Omicron Fed Inflation All in Focus

Jeff Bratzler |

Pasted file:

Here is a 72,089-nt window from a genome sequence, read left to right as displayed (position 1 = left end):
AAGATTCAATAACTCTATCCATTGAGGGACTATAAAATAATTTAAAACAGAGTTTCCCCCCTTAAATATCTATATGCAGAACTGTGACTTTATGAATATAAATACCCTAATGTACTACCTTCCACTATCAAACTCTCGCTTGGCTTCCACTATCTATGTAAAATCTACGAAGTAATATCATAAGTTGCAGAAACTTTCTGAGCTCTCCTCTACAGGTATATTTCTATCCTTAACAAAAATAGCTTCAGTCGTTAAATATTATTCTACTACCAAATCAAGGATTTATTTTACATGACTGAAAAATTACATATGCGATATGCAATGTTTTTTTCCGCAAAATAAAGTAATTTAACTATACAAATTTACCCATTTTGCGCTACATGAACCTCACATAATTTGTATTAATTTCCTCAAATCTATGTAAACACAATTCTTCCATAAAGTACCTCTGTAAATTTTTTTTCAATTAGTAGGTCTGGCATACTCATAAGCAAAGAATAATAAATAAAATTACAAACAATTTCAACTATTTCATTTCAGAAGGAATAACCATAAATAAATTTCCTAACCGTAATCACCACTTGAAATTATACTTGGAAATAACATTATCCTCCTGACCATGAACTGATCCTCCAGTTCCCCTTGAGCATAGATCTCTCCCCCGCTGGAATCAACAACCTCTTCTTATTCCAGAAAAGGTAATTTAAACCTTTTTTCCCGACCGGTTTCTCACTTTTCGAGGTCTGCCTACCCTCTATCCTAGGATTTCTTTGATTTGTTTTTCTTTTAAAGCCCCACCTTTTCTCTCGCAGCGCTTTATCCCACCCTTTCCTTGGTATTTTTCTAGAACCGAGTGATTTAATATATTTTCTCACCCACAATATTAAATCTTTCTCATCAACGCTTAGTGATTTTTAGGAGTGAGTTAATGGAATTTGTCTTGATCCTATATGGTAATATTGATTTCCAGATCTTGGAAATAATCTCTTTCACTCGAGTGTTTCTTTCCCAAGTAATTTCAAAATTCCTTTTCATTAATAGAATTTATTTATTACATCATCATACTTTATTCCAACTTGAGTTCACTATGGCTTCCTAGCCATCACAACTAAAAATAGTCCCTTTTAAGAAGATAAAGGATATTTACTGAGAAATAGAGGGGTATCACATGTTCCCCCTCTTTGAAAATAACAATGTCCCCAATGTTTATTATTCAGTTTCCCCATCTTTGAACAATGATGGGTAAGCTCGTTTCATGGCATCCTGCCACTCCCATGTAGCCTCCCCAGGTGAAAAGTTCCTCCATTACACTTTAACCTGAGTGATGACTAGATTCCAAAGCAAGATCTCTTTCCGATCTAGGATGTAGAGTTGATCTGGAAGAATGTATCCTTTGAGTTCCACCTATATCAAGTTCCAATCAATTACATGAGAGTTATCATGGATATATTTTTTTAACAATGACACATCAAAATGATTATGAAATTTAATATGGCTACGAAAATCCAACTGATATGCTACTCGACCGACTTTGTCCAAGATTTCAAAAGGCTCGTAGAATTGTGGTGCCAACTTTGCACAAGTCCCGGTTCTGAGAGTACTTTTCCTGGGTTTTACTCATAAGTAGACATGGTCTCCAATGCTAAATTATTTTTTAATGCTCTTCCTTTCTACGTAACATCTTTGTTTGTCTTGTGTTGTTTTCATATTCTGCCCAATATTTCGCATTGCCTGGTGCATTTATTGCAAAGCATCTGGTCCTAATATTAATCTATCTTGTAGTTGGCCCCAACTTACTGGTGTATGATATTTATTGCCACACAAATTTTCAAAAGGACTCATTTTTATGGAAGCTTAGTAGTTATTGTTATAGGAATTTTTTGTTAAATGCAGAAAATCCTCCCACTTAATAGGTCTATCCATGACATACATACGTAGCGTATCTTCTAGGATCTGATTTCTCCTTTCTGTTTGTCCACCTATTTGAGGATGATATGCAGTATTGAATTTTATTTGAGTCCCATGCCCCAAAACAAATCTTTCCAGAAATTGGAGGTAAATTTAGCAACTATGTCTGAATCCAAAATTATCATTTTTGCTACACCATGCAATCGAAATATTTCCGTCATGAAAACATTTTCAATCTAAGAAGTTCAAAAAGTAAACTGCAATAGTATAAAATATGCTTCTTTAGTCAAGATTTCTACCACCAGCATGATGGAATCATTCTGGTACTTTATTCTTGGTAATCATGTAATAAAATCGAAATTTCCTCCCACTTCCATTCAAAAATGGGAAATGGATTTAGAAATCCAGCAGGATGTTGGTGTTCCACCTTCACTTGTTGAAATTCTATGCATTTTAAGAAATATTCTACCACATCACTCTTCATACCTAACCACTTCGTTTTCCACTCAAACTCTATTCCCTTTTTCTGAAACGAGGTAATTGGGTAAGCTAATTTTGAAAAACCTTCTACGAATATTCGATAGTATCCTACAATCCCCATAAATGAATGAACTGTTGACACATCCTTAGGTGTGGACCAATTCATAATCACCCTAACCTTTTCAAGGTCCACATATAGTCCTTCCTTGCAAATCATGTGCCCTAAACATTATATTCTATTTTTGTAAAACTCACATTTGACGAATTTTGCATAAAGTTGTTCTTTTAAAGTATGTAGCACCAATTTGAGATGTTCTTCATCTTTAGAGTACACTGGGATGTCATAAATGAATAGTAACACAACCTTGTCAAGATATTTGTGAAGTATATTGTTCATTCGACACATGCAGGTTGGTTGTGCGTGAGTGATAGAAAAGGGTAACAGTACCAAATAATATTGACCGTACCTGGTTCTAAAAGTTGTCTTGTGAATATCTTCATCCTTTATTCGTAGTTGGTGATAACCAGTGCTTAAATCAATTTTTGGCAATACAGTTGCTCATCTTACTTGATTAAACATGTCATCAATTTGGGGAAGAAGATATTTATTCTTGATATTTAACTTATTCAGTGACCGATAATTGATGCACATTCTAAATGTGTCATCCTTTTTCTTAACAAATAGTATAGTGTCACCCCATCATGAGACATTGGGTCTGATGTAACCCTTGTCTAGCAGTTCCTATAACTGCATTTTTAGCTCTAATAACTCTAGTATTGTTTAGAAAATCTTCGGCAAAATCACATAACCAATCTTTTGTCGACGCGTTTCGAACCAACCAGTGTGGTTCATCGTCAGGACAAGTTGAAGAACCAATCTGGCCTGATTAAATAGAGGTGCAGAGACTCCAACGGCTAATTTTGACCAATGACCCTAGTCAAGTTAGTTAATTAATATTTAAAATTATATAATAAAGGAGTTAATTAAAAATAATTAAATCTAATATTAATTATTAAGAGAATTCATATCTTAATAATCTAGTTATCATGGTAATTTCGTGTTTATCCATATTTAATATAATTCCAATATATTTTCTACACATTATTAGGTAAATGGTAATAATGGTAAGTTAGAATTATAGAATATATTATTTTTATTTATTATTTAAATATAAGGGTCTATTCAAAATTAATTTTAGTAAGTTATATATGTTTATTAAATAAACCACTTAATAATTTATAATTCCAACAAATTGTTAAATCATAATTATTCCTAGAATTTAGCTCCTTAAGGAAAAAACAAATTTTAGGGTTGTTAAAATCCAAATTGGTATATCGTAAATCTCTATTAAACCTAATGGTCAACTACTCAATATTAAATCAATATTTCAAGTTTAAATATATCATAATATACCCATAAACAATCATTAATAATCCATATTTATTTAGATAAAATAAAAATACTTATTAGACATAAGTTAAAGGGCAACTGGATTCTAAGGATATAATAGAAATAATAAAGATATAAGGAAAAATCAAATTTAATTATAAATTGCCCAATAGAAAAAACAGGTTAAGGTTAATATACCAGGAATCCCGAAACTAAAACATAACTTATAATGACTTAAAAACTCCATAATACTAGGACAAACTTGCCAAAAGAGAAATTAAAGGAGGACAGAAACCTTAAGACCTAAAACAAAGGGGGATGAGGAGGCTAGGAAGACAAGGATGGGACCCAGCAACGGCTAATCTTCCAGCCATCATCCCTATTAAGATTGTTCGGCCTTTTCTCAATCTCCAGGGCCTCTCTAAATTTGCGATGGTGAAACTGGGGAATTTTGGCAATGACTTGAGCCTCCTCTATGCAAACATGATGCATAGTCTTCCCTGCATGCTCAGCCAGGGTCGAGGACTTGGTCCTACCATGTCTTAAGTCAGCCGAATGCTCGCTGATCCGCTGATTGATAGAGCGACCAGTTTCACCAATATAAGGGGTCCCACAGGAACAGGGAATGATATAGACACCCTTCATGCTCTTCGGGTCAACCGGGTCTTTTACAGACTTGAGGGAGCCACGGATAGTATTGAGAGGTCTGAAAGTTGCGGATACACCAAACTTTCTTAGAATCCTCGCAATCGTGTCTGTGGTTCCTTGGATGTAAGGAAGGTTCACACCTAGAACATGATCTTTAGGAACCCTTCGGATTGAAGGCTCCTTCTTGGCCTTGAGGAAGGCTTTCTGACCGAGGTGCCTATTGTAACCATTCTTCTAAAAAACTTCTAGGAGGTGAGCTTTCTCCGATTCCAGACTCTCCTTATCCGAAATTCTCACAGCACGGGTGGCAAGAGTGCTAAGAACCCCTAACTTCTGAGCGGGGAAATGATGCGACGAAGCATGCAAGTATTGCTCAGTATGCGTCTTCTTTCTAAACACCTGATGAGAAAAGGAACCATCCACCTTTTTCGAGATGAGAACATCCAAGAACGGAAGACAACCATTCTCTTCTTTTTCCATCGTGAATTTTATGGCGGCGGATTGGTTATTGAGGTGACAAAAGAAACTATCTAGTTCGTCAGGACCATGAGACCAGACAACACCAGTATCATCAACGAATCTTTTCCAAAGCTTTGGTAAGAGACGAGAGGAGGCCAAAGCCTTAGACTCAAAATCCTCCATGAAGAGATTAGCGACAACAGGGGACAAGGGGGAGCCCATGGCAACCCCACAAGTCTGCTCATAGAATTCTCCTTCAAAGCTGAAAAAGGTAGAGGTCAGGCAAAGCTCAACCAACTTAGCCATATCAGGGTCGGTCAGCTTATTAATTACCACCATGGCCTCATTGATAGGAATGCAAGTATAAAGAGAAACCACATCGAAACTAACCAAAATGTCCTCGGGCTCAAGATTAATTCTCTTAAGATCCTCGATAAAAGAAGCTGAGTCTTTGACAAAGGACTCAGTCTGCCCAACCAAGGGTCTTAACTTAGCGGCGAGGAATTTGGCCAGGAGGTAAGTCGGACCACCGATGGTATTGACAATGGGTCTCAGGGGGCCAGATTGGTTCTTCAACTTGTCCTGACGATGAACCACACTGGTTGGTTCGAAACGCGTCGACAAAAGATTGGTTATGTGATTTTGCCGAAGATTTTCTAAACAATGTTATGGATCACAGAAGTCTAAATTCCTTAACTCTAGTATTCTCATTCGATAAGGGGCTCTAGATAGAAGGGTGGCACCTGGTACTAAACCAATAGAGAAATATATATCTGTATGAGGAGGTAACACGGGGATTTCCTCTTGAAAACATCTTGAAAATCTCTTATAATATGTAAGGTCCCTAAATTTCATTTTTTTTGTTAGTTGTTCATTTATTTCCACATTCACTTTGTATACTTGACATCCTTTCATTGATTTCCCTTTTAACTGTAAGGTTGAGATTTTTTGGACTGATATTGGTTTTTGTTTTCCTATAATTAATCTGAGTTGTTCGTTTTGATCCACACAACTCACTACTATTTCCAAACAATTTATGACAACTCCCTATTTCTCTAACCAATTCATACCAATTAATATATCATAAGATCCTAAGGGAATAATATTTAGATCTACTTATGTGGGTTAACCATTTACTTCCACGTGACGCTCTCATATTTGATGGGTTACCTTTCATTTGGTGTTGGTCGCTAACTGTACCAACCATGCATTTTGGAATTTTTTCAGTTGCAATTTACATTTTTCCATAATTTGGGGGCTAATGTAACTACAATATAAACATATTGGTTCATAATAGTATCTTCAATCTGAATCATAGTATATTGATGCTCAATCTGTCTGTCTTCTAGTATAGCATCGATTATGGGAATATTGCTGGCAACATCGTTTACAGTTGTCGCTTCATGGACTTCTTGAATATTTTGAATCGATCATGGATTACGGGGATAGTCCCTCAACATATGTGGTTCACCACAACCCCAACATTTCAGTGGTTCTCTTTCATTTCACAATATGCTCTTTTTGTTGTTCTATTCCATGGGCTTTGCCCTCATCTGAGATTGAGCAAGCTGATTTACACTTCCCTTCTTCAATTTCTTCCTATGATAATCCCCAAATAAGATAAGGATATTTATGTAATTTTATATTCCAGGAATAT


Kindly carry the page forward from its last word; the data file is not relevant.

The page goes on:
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The Centers for Disease Prevention and Control has identified the first confirmed cases of Omicron in the U.S. The U.S. joined more than two dozen other countries in reporting at least one case of the Omicron variant, which was first identified last week by scientists in South Africa. The latest development renewed concerns about the potential impact of the new variant for the domestic economy. A day earlier Moderna CEO Stephane Bancel told the Financial Times that the company's current COVID-19 vaccine would likely see a "material drop" in effectiveness against Omicron, but that more data was still needed on the variant. This commentary, as well as ongoing uncertainty over the transmissibility and severity of disease caused by the new variant, also contributed to the broader market slide. The market doesn’t like an information vacuum, and now we have two. Not only did we have the CEO of Moderna expressing concern that his vaccines may not have full coverage for Omicron, but then you had Powell throw this wrench into the mix at the hearing saying that maybe we'll speed up taper by a few months. That's no small issue, because the market had anticipated over six or seven months that we would get another $660 billion of liquidity. Powell told the Senate Banking Committee that it would be appropriate for the central bank to consider completing its asset-purchase tapering process "a few months sooner" than previously telegraphed. Market participants had been anticipating that the Fed might strike a more supportive stance for longer especially given concerns over the latest coronavirus variant. But instead, Powell suggested his priority was on curbing persistently elevated levels of inflation, and the Fed chair added it was "probably a good time to retire" his description of inflation as "transitory." The reality is hotter inflation coupled with a strong economic backdrop could end the Fed’s bond buying program as early as the first quarter of next year. Ultimately, the transitory view on inflation has officially come to an end as Powell’s comments reinforced the notion that elevated prices are likely to persist well into 2022. With potential changes in policy on the horizon, market participants should expect additional market volatility in this uncharted territory.